inguistic clues must be treated cautiously, since words are slippery, slithery things. Often the ft uS^S same word will be used for different concepts that are not always closely connected, and most languages have concepts that are referred to by several different words, depending upon the emphasis desired. Even within a single tongue, both the spellings and the meanings of words change drastically with time. New words are invented and old ones forgotten; war and trade bring in slang and loan words that can replace venerable and respected terms. In addition, whenever possible we must consider the social and cultural environment in which a given word was used, a difficult task when most of the relevant data has been lost or destroyed.
We must also remember that ancient peoples did not know that linguists of later centuries would be trying to fit their word usage into nice, neat theories, so then as now they invented their own explanations for word origins, a process known to academics as "folk etymology." Since things can often become what they are called, we may observe the truth of the classic phrase that, "ontology recapitulates philology."
Thus, this discussion is a great deal shorter than I had originally planned, as all my major sources on the topic start contradicting one another as soon as they go back more than ten centuries ago.
English, German, Icelandic, Irish, Latin, Welsh, and several other tongues are all members of what linguists call the Western branch of the "Indo-European" languages. That branch, in turn, is one of several outgrowths of an original postulated mother tongue called "Proto-Indo-European" (PIE). By comparing variations of a word, not just within a given language, but among and between its sister tongues as well, it is often possible to trace back its linguistic development from an original (postulated) PIE root. Such roots are usually printed with an asterisk preceding them to indicate postulated forms, as in *weg- or *wy-.
Many of the Germanic wic- roots that grew into wicce 'witch' may have come from a PIE root *wy-, referring to willows and elms. This source word then began to be used to refer to the literal and metaphorical characteristics of those trees, the sorts of things made from them, and the techniques, such as twisting, weaving, etc., used to make those things (see Proto-Indo-European Trees, by Paul Freidrich).
What words were used during the Dark Ages, Middle Ages and Renaissance to translate wicce, wicca, and wiccacraeft into other European languages and vice versa?
The Greeks used the term pharmakos (source of our Modern English words pharmacist, pharmacy, etc.) based on the word pharmakon 'drug, poison, spell.' This is the etymological source of American preacher Billy Graham's (in)famous statement, "The word witchcraft comes from the same word as drug and I think that proves something." It certainly would, if the Anglo-Saxons had spoken Greek.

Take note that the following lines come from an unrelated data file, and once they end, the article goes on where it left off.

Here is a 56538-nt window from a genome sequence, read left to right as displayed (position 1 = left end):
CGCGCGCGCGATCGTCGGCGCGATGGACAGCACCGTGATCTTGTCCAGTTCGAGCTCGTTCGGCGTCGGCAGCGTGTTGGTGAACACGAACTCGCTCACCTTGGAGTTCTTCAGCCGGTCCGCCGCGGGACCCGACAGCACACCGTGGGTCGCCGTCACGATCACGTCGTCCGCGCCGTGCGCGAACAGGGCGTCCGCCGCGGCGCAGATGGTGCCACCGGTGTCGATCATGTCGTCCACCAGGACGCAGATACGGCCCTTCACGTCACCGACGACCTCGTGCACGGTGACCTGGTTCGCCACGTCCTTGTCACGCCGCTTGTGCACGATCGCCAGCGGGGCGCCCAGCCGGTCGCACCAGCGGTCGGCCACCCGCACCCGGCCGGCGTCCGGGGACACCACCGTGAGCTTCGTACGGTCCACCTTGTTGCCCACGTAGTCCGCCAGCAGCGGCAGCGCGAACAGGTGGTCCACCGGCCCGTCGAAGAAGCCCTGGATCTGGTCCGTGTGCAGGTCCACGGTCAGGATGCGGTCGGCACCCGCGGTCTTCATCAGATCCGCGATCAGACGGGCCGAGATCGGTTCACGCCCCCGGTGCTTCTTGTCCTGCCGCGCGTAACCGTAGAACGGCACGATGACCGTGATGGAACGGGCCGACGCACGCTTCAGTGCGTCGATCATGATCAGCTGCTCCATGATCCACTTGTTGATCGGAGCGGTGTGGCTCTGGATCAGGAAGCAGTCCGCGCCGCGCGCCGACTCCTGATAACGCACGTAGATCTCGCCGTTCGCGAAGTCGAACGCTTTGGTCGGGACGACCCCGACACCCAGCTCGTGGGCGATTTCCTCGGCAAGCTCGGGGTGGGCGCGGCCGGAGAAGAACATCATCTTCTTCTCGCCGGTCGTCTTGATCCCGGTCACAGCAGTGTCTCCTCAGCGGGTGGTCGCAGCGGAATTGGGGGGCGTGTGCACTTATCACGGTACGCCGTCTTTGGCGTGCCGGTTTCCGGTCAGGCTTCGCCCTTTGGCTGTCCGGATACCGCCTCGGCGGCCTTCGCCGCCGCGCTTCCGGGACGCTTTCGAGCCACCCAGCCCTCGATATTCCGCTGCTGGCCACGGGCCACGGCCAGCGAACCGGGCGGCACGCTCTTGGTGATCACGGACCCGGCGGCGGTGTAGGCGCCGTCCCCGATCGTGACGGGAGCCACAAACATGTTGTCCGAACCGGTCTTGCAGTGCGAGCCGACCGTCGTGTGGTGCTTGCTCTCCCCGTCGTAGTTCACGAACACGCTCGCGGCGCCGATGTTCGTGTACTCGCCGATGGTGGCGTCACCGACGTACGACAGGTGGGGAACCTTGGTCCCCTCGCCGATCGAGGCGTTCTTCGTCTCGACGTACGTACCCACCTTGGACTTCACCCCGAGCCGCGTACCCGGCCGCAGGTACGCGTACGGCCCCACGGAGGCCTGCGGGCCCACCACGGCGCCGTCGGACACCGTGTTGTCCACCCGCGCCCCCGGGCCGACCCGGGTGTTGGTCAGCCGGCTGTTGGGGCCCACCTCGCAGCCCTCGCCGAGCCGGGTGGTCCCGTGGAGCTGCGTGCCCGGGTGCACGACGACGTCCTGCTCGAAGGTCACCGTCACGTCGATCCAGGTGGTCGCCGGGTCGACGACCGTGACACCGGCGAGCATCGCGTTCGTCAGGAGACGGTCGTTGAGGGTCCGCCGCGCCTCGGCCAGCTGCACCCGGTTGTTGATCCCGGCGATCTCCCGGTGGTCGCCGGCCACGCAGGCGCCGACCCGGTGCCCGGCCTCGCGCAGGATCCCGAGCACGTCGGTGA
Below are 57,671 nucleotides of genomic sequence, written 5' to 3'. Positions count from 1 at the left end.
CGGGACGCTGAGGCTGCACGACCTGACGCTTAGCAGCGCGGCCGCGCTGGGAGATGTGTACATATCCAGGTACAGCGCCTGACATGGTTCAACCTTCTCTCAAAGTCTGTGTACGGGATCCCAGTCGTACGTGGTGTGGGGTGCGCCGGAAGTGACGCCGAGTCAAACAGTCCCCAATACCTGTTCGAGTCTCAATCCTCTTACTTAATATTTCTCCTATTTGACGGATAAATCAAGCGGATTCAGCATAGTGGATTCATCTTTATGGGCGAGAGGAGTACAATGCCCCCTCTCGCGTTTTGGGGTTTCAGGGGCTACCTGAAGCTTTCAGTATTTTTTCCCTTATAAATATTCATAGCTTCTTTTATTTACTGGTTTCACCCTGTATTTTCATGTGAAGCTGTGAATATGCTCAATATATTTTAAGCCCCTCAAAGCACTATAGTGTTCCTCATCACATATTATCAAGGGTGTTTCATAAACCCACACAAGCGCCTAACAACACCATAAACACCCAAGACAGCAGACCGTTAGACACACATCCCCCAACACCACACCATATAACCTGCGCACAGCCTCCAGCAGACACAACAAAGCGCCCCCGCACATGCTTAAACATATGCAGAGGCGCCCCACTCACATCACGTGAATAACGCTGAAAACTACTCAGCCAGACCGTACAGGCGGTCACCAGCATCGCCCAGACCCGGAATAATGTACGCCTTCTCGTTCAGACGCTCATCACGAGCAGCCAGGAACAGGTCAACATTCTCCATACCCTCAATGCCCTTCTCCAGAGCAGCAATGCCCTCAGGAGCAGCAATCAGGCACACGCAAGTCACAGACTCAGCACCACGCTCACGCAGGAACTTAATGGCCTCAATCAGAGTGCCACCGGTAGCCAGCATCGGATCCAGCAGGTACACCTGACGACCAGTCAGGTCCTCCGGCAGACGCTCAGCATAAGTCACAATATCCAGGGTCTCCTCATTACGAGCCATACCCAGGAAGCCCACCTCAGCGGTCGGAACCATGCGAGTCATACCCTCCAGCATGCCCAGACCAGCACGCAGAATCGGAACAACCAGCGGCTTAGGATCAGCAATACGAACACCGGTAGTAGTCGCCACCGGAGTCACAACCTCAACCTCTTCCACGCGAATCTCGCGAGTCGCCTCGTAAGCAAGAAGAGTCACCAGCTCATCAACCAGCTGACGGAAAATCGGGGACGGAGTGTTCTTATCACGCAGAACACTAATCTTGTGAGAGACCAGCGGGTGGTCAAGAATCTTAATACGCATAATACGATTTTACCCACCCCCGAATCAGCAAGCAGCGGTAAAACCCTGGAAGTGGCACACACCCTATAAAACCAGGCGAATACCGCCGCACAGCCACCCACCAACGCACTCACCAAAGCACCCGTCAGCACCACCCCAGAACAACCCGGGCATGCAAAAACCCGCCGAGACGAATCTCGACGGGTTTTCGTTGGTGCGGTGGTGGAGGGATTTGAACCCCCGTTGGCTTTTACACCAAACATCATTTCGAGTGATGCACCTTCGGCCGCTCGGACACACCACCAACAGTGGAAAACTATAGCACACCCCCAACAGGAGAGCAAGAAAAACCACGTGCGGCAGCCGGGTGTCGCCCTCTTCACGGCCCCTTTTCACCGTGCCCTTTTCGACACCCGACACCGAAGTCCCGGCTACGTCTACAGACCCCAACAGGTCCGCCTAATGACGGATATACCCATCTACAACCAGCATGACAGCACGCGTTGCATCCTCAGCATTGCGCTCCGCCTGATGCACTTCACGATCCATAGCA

However, the Greek use of pharmakos for both "poisoner" and "spell-caster" apparently supplied the excuse for Bible translators many centuries later to translate the Hebrew word kasgah 'poisoner' as "witch" in Exodus 22:18, "Thou shalt not suffer a witch to live." This deliberate mistranslation was designed to curry favor with the witch-phobic King James, for whom the translators of the King James Version made it a point to insert the English word "witch" into every possible verse concerning magical or divinatory activities in competition with the approved religious rulers.
Later the Greeks used magissa, the feminine of mago 'magician,' (from the Persian priesthood called the Magi) to translate wicce. Latin authors and translators used saga, from sagire, 'to perceive keenly,'
praesagire, 'to presage, or foretell,' as well as striga, 'a vampiric night owl,' maga, 'a female magician,' and venefica, 'a female poisoner or magician,' etc. The Italians used strega, and the Romanians used striga, both derivations from the Latin. The Italians also used maliarda, 'an evil charmer' and fat-tuchiera, from the Latin fatum 'fate.' The French used magicienne/ magicien 'a female/male magician' and sorciere/sorcier 'a female/male sorcerer.'
The latter is usually explained as coming from the Latin sortilegus, meaning one who does divination or magic by casting of lots (small sticks or stones with special meanings) but may come from sourcier, meaning 'a water-well finder' or 'water diviner.' Germans, Danes, and others used words that translate as "magician," "wonderworker" "spell singer," "diviner," or "knowledgeable one," all usually in the female form.
While some of these terms may have been positive or neutral in their original connotations, many were always negative and only these hostile interpretations seem to have been remembered into the Middle Ages.
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